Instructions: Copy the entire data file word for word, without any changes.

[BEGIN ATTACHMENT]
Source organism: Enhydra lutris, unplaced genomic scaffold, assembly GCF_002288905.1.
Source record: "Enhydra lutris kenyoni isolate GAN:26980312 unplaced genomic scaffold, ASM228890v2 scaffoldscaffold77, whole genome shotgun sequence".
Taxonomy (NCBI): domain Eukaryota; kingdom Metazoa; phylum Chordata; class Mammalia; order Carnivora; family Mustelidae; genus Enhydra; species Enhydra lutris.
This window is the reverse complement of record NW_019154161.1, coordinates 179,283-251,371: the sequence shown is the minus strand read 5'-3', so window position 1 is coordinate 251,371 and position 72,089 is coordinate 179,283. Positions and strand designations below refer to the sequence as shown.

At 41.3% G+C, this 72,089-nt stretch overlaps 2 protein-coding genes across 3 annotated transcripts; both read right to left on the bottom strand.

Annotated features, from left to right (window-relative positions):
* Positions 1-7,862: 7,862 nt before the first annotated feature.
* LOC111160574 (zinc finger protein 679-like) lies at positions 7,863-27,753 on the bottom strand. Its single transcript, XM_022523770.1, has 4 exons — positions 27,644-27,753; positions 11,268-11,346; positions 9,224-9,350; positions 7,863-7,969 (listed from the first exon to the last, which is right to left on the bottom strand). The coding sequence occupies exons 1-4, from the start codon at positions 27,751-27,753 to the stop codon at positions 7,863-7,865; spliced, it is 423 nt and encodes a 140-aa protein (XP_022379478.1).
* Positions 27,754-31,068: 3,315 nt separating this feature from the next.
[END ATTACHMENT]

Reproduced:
Source organism: Enhydra lutris, unplaced genomic scaffold, assembly GCF_002288905.1.
Source record: "Enhydra lutris kenyoni isolate GAN:26980312 unplaced genomic scaffold, ASM228890v2 scaffoldscaffold77, whole genome shotgun sequence".
Taxonomy (NCBI): domain Eukaryota; kingdom Metazoa; phylum Chordata; class Mammalia; order Carnivora; family Mustelidae; genus Enhydra; species Enhydra lutris.
This window is the reverse complement of record NW_019154161.1, coordinates 179,283-251,371: the sequence shown is the minus strand read 5'-3', so window position 1 is coordinate 251,371 and position 72,089 is coordinate 179,283. Positions and strand designations below refer to the sequence as shown.

At 41.3% G+C, this 72,089-nt stretch overlaps 2 protein-coding genes across 3 annotated transcripts; both read right to left on the bottom strand.

Annotated features, from left to right (window-relative positions):
* Positions 1-7,862: 7,862 nt before the first annotated feature.
* LOC111160574 (zinc finger protein 679-like) lies at positions 7,863-27,753 on the bottom strand. Its single transcript, XM_022523770.1, has 4 exons — positions 27,644-27,753; positions 11,268-11,346; positions 9,224-9,350; positions 7,863-7,969 (listed from the first exon to the last, which is right to left on the bottom strand). The coding sequence occupies exons 1-4, from the start codon at positions 27,751-27,753 to the stop codon at positions 7,863-7,865; spliced, it is 423 nt and encodes a 140-aa protein (XP_022379478.1).
* Positions 27,754-31,068: 3,315 nt separating this feature from the next.